To view Scott’s films, go to oilyfilms.com
Rick: how’d you find film?
in other words were u painting or writing ? or …
Scott: I think the progression was music, painting, writing, video, film. I got into video quite accidentally – a skateboarding accident led to a broken leg, and then I had to stay in school over the summer because I couldn’t work. That’s where I found Brian Hendrick’s FA305 Video Production.
The film started when a friend-of-a-friend dropped a projector and a stack of Super 8 films on my doorstep one day because he was moving.
Rick: I know you really like the chemical end of it.
What takes your fancy about hand-processing and the bucket-at-home method?
Scott: It’s cheap, relative to sending film to the lab. And there are these beautiful imperfections, something organic about chemical processes that get missed when working with pixels. It’s strange to use the term “organic” when talking about chemical processes, but I think there’s something human and accessible about chemistry.
Rick: Just by chance, rather than by studious avoidance, I didn’t take film studies.
Do you think the university is selecting and teaching in a way that would make one want to create work?
Scott: I think it really depends on how you look at it. Quite often mistakes lead to interesting outcomes and exercises in problem solving. The academic system doesn’t really embrace mistakes, in fact, they try to avoid mistakes. But I guess it all depends on the student. In creative studies there’s a fine balance. If you’re striving to do something truly creative, you can’t worry about making mistakes. Creativity suffers when you’re too worried about your grades.
Rick: Brakhage said, according to someone very close to him, “Give the janitor the prize…give me the money”
Can u talk about prizes and money and how they influence your work, good and/or bad?
Scott: Thankfully, we have great federal support for our artists through the Arts councils and the NFB. Prizes are nice, money is too, but I don’t think money should be the reason to make your art. And if you’re in it for the money, making short films is the wrong business to be in.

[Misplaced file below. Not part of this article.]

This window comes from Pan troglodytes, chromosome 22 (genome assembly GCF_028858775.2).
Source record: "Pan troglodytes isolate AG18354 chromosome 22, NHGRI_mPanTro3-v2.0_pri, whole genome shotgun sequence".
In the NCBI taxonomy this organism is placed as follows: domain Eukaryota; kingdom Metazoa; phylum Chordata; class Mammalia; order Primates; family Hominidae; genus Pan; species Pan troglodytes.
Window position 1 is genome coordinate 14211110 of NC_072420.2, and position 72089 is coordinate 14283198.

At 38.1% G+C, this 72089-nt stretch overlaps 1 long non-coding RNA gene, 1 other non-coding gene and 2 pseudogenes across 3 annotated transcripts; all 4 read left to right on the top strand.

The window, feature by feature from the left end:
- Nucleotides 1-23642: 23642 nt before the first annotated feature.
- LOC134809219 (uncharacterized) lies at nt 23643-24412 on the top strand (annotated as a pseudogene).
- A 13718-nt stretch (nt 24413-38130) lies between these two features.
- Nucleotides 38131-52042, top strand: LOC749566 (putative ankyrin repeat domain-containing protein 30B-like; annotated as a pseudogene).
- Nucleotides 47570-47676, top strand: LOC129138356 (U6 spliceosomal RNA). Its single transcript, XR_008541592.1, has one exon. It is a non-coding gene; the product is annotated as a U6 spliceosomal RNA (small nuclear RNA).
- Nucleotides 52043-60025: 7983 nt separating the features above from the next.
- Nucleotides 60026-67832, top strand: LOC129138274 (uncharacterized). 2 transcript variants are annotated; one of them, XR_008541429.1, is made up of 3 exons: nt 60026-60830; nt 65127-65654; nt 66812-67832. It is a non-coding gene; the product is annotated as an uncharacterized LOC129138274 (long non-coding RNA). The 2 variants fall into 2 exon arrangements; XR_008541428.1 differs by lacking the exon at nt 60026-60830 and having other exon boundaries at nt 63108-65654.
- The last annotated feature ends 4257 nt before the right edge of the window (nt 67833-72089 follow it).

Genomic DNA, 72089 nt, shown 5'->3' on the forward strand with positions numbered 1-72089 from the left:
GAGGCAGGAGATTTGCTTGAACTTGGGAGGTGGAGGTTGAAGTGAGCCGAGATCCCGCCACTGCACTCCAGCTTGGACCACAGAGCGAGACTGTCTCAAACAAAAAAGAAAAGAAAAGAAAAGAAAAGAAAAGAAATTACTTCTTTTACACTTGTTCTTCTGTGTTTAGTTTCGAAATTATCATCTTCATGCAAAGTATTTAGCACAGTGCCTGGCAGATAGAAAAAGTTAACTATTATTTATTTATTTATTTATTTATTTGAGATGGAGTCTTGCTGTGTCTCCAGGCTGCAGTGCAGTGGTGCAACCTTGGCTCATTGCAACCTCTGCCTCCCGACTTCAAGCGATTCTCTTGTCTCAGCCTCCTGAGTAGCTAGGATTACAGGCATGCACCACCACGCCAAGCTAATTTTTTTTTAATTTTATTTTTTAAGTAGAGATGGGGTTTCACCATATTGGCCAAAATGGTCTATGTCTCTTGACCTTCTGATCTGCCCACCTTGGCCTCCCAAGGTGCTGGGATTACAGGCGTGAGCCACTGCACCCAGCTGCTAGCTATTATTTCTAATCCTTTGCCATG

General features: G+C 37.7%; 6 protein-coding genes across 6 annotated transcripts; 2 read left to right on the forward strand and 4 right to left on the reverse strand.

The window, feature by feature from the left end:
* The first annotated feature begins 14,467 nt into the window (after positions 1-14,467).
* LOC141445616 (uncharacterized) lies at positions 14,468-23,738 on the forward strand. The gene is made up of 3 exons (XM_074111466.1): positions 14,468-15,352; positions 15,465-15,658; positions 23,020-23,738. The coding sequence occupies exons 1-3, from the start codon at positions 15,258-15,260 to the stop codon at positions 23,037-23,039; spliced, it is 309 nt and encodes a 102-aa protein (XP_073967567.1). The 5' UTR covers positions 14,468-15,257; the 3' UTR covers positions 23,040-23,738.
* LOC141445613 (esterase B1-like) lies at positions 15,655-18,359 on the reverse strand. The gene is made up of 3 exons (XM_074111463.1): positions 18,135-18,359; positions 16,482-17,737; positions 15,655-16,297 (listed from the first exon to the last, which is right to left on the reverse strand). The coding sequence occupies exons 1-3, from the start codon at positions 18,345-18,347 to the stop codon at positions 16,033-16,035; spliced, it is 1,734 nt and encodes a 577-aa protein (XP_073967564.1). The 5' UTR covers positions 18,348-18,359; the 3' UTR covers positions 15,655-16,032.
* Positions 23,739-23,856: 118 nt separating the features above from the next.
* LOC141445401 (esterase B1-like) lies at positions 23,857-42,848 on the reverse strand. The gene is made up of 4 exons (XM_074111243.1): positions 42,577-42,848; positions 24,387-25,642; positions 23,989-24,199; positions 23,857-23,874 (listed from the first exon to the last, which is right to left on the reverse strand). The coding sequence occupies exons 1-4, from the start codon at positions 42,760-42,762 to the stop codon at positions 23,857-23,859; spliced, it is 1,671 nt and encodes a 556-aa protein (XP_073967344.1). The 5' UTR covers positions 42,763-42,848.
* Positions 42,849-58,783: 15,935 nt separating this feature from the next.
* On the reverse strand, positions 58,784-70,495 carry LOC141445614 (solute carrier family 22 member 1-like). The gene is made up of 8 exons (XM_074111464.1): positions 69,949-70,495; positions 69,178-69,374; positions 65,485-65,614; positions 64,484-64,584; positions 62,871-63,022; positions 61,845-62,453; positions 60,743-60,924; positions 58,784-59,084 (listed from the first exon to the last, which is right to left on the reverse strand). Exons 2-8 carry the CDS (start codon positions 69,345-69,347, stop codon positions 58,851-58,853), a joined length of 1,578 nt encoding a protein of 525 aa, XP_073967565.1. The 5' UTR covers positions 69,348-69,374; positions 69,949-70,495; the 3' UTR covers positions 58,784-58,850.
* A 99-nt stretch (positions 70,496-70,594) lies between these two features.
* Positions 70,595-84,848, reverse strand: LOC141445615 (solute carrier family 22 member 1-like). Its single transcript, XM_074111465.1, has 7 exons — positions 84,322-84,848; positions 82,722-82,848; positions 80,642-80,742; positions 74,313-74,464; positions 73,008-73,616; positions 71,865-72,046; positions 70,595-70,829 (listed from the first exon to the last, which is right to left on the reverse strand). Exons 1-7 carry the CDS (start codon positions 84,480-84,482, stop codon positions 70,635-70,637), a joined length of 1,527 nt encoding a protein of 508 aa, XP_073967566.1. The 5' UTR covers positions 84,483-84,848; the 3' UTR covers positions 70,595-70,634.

And quite often, with funding money, comes somebody to answer to.
Rick: Short films often do not get written up in reviews…does that mean you might try a longer form sometime soon.
Are u working on any “bigger” ideas (bigger here means longer).
Scott: Yes, I’m working on a longer film right now. I’m aiming for a feature, but we’ll see how it goes.
Rick: Would it be ok with u if no-one saw your work but that u had enough money to live and have fun making films and videos?
Scott: Well, I can’t pretend that I make really meaningful films that are going to change the world, but I like being exposed to new ideas, and hope that some of my work might expose others to different ideas. What’s the point if no one sees it?
Rick: Do you work with other filmmakers? Writers? Musicians?
Scott: Yes, community is a big thing for me. It’s great to bounce ideas around, and filmmaking is often a team sport, and we’re all starving artists to some degree, and if we can’t afford to pay eachother, then we can at least help eachother out. I always need music for my films, so I’m big on helping out musicians.
Rick: What are you doing to support yourself these days, dollar wise?
Scott: Working a bit at MediaNet, Working a bit at UVic as a TA in the writing department, some little contracts here and there – mostly video documentation and things like that.
Rick: What do you feel about this country’s granting system to media artists?
Have u applied? Any luck?
Scott: It’s safe to say that there’s never enough money, but I think we have a great system for supporting artists. I’ve applied to a bunch of grants, and received a few. It’s never enough to live off, but it helps to support my film addiction.
Rick: I read about video-on-demand for super-low budget edgy personal films. Do you think it will happen in Canada? Is it available now in Canada?
Scott: I’m not really sure. I try to avoid the business stuff, i find it depressing.
Rick: What’s been happening with podcasting the last couple of years? Is it still a good way to get one’s work seen?
Scott: The internet has become a great platform for short films, at least for getting them out there. I think it’s a great way to have your work seen. I haven’t really done anything to monetize my work on the web, and I know there’s big divide in the arts community about artist fees and giving away your work for free. I think it’s a personal choice. There are some of my works that I haven’t put on the web yet, because they can still play at festivals, but a lot of the stuff I put up there are just experiments and little blurbs. I just checked my webstats thingy and it says that yesterday 1121 of my films were downloaded from my website. Where else would I get an audience like that?